The National Capital Consortium for Pediatric Device Innovation (NCC-PDI) is now accepting proposals for medical devices that address a significant yet unmet pediatric need. This year, up to six innovations will be awarded up to $50,000 each during the pediatric medical device pitch competition on Sunday, Sept. 24, 2017, at the Fifth Annual Pediatric Device Innovation Symposium hosted by the Sheikh Zayed Institute for Pediatric Surgical Innovation at Children’s National Health System.
NCC-PDI, led by the Sheikh Zayed Institute and the A. James Clark School of Engineering at the University of Maryland, invites proposals from innovators – researchers, entrepreneurs, and clinicians – with a pediatric medical device concept that has potential for commercialization. Competition finalists will pitch their medical device to a distinguished panel of judges at the symposium. In addition to the prize money, winners will receive consultation services from the FDA-funded consortium. For competition details and to apply, click here.
"Receiving the symposium award was the start of great things for Velano, as it provided essential funding, expert services and validation that served as a bedrock for venture capital investment, FDA clearance and commercialization in hospitals nationwide,” says Velano Vascular's Chief Executive Eric M. Stone, a winner of the 2014 competition and a member of the 2017 symposium planning committee. “The Sheikh Zayed Institute and the competition are critical to the future of innovation for pediatric devices and we are grateful for their support and efforts to help our kids.”
New this year, the nation’s leading pediatric innovation symposium is co-locating in San Jose, Calif. in a joint effort with The MedTech Conference powered by AdvaMed – the premier gathering of medtech professionals in North America.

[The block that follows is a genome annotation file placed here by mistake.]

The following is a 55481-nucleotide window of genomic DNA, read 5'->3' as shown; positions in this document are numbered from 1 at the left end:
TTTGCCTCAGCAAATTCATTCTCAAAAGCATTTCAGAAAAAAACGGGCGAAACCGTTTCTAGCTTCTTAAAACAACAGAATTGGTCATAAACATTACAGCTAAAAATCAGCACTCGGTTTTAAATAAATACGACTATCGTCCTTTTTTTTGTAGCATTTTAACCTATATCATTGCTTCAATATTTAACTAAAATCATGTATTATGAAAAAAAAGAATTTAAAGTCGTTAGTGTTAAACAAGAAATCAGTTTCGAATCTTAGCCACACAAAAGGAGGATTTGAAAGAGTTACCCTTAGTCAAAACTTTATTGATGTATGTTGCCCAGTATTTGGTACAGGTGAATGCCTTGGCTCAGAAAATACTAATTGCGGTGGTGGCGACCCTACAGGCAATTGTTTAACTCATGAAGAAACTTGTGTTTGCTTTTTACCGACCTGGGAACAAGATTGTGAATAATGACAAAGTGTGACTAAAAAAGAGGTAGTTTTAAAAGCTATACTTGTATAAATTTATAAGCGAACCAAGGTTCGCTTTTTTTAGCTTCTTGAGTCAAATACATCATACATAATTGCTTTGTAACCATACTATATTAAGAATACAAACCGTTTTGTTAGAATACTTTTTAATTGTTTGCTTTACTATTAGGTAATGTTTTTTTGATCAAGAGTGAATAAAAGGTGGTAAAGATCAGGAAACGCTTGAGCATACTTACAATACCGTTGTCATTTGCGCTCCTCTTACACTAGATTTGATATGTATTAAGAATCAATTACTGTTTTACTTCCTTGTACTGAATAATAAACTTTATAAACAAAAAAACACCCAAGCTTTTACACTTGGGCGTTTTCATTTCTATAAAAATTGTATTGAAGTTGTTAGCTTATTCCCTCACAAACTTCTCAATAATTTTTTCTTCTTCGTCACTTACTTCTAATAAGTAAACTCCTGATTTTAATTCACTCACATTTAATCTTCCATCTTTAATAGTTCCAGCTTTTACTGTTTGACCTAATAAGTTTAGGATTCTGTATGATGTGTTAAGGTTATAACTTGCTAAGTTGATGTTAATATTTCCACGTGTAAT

“We are looking forward to holding our symposium on the West Coast this year,” says Kolaleh Eskandanian, PhD, executive director of the Sheikh Zayed Institute and NCC-PDI. “We hope this move and collaboration with AdvaMed will create an opportunity for our audience to attend both events.” She adds that the goal of the symposium’s pitch competition is to provide financial support that will help bring pediatric devices to market faster by bridging the gap that often follows the prototyping phase in the device development life cycle.
“At the 2014 Symposium, Velano Vascular’s device, PIVO, was selected from among hundreds of applicants to win funding from the Sheikh Zayed Institute because of children's especially acute fear of needles,” says Eskandanian. “We’re so pleased with how far Velano has come in the last three years and are glad to have Eric on our planning committee.”
The one-day conference, located at the San Jose Convention Center, brings together medical device innovators, investors, researchers, clinicians and policy makers to stimulate pediatric device innovation and bring solutions to market faster for the benefit of children everywhere. This year’s theme is “partnering for breakthroughs in pediatric surgery and care.”